Thursday, March 8, 2012

Truth, Perception and Emotional Safety

People are imprisoned in their own worlds more than we realise. This is not a bad thing as much as it’s the reality of our existence. If people don’t routinely reflect for learning, they certainly reflect in doubts they have about themselves, what they think other people are thinking about them, etc.

People are more self-absorbed than we give them credit for. So, many assumptions we make about what people think, and what they remember about us, or even what they hold against us, are bound to be incorrect.

The Opportunity Of A Lifetime

The greatest existential opportunity before us is to sort truth from fiction; to determine the reality from skewed perception.

Our perceptions are so often guarded in concepts of the self that’s partially correct, yet partially false. Much of our history has moulded us this way. At the faintest rejection, and certainly the starkest, a hammer drove condemnatory nails deep into our psyches—our hearts were impinged, and we learned to scamper from the truth. We have become a product of our experience and not all of that experience has been healthy.

A healthy response to our experience is freeing up this developed self-structure in order that it would find itself available for the experiential moment; to feel as we should feel, according to the truth, without paralysing fear for shrinking.

Making Truth And Perception One And The Same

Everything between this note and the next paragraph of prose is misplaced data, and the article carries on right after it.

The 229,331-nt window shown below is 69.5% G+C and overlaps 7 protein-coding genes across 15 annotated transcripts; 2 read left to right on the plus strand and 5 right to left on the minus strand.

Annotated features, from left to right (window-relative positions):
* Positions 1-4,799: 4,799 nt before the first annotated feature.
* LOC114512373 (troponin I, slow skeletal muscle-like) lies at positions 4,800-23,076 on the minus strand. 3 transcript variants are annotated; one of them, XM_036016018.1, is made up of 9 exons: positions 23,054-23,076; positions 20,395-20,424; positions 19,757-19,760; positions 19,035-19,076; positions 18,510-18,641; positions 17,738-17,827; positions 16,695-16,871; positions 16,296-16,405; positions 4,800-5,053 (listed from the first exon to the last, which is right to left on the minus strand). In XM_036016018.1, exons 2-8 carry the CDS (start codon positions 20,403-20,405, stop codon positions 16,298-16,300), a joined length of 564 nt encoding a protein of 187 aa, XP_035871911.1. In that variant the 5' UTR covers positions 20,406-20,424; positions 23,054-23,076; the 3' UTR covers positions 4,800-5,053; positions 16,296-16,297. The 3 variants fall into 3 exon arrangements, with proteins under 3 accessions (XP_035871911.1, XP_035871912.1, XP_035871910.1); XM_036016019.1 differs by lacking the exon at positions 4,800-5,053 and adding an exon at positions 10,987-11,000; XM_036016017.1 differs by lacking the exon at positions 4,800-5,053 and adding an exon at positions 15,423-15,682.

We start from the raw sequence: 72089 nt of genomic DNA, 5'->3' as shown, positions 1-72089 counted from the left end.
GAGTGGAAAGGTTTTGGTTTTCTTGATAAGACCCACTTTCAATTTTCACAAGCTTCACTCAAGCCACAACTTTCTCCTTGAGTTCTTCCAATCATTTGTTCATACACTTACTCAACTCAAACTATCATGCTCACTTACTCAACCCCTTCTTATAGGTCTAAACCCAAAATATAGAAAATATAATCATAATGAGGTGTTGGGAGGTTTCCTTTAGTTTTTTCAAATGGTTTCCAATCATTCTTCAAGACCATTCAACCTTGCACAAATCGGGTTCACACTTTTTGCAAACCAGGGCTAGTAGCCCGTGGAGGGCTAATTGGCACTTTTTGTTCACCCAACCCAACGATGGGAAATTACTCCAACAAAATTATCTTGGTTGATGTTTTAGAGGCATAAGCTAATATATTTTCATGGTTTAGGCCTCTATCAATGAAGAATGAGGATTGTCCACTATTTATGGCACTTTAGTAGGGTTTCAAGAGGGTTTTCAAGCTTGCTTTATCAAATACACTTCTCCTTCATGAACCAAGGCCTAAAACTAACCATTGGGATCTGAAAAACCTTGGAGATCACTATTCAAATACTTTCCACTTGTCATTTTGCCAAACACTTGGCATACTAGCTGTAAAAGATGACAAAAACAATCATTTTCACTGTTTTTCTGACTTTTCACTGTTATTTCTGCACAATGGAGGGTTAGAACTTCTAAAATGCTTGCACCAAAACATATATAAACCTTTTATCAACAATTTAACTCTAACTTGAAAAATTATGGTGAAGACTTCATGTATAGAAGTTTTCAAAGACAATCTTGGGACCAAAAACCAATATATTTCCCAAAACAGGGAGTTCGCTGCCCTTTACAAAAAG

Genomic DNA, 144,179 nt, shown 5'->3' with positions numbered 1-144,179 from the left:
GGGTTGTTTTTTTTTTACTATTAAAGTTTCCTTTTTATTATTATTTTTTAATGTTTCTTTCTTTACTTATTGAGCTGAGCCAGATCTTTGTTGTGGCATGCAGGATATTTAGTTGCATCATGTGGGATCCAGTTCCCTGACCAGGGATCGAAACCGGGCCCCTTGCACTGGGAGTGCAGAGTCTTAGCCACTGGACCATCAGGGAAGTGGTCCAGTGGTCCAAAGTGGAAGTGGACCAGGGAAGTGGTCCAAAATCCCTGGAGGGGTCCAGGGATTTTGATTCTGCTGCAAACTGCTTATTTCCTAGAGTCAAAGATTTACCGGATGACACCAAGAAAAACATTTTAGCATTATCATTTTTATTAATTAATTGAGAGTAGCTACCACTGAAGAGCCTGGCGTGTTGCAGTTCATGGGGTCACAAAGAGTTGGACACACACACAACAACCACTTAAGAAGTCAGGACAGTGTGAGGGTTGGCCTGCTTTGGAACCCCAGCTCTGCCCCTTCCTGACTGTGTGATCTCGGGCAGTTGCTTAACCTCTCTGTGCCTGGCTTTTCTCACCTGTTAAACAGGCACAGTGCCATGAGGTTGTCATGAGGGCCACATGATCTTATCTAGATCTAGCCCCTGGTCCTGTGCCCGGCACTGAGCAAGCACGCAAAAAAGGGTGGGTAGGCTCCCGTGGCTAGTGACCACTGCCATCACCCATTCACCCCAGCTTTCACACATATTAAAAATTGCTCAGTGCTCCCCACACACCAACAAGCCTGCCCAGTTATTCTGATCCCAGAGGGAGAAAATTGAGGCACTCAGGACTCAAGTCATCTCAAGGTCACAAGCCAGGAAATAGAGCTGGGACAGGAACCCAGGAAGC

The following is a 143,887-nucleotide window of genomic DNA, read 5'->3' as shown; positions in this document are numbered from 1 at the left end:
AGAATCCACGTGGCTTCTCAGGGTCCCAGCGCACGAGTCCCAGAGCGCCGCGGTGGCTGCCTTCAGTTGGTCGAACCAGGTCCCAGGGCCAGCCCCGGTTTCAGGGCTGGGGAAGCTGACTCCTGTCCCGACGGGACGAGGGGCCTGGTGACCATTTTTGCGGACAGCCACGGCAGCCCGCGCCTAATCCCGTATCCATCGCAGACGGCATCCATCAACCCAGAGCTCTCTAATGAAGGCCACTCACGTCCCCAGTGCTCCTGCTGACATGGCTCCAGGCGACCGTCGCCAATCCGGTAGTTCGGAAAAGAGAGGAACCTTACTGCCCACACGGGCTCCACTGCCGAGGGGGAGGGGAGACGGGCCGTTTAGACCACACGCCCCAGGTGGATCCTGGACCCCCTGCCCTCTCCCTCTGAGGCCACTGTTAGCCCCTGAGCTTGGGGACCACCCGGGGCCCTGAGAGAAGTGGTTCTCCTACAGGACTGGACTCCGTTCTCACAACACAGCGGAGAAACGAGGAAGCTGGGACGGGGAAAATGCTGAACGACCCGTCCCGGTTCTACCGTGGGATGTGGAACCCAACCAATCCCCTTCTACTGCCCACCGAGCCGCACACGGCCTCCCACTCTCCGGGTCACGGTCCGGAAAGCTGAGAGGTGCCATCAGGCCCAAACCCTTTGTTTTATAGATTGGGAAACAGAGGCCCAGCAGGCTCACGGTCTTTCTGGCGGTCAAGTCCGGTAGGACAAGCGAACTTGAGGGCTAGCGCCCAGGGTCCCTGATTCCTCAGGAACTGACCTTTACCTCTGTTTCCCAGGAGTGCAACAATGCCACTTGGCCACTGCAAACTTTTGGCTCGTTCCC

It’s a difficult thing to continually achieve—with high consistency—this concept of our perceptions conformed in the moment to truth; difficult, though, through training, not impossible.

The chief test is feeling the depths and heights of what we should feel in the precise moment of our experience. This is scary for a lot of people; to be willing to feel all of what should be felt takes courage and energy.

Absorbing losses into ourselves, as well as enjoying the ecstasies of life, is about understanding and accepting that life is both a messy and a lovely experience. It’s neither one without the other—both come into play. Where we would skirt along untroubled and uninspired we would have a numbed life that barely resembles life. What good is it to be pretending we experience one reality when the truth is different?

If we were to continually blame externals, the things that happen ‘to’ us, as if we had no role in them whatsoever, we would hardly perceive the disparity between the truth and our perception of it.

No one lives our lives but us. We have a central, if not indirect, role in most things that happen regarding our lives. When we’re not central or indirectly responsible we still need to acknowledge what we experience. We best honour the truth.


Experiencing the truth according to our perception is a great gift. It’s the freedom to feel all our emotions as they occur each moment. It’s freedom because we have power over our emotional destiny. Only by the truth can we be free.

© 2012 S. J. Wickham.

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